The increasing complexity of the Snail gene superfamily in metazoan evolution

Trends Genet. 2001 Apr;17(4):178-81. doi: 10.1016/s0168-9525(01)02232-6.

Abstract

The Snail family of zinc-finger transcription factors is involved not only in the development of vertebrate and invertebrate embryos, but also in tumour progression. Following the identification of eight new members, we have analysed the evolutionary history of these genes and found that they constitute a superfamily that groups two independent families, Snail and Scratch. We propose that the duplication of an ancestral gene at the time of the metazoan radiation (1000-500 Myr ago) gave rise to Snail and Scratch, and that independent duplications in protostomes and deuterostomes led to the present situation. We discuss the implications of the distinct duplication events on the acquisition of new functions.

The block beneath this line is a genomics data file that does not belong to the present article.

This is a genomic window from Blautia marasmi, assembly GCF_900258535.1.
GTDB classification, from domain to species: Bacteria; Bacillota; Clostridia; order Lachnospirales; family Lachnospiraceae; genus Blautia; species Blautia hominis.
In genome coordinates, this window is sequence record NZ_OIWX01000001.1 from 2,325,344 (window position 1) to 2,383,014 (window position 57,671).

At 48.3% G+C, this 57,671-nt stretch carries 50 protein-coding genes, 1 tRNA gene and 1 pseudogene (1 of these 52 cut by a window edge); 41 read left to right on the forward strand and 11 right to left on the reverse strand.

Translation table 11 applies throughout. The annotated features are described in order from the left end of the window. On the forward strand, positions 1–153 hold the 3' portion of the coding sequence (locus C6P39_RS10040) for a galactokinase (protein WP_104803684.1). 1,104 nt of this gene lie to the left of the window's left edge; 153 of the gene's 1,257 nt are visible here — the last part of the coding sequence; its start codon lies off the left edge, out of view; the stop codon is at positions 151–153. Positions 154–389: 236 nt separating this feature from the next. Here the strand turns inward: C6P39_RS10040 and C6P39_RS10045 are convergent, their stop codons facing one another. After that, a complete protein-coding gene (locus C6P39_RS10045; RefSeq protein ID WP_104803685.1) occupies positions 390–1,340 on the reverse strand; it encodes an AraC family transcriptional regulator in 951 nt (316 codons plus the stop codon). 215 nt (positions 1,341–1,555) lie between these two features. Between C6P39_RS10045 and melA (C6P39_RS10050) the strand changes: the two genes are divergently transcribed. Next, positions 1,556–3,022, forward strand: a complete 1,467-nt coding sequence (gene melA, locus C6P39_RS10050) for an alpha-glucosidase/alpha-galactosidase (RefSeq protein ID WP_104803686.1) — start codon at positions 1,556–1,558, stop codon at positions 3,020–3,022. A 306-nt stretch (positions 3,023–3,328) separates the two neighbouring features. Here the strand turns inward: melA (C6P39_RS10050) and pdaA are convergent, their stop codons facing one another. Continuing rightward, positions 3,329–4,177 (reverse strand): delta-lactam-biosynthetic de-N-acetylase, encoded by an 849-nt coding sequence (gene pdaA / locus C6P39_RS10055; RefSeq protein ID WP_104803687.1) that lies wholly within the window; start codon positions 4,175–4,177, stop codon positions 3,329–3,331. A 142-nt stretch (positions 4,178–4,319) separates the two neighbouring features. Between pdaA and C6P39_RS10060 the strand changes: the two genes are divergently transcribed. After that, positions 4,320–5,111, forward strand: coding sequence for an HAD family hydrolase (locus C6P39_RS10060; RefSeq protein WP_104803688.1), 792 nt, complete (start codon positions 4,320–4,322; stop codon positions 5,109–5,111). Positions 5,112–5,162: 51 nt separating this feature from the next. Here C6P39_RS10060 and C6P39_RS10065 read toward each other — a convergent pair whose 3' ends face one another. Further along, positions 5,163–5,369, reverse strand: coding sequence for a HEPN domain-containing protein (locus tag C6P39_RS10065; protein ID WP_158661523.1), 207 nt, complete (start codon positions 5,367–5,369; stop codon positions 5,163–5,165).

Publication types

  • Research Support, Non-U.S. Gov't

MeSH terms

  • Animals
  • Chordata, Nonvertebrate
  • DNA-Binding Proteins / genetics*
  • DNA-Binding Proteins / physiology
  • Evolution, Molecular*
  • Gene Duplication
  • Genome
  • Humans
  • Multigene Family
  • Neoplasms / genetics
  • Phylogeny
  • Sequence Alignment
  • Snail Family Transcription Factors
  • Transcription Factors / genetics*
  • Transcription Factors / physiology

Substances

  • DNA-Binding Proteins
  • Snail Family Transcription Factors
  • Transcription Factors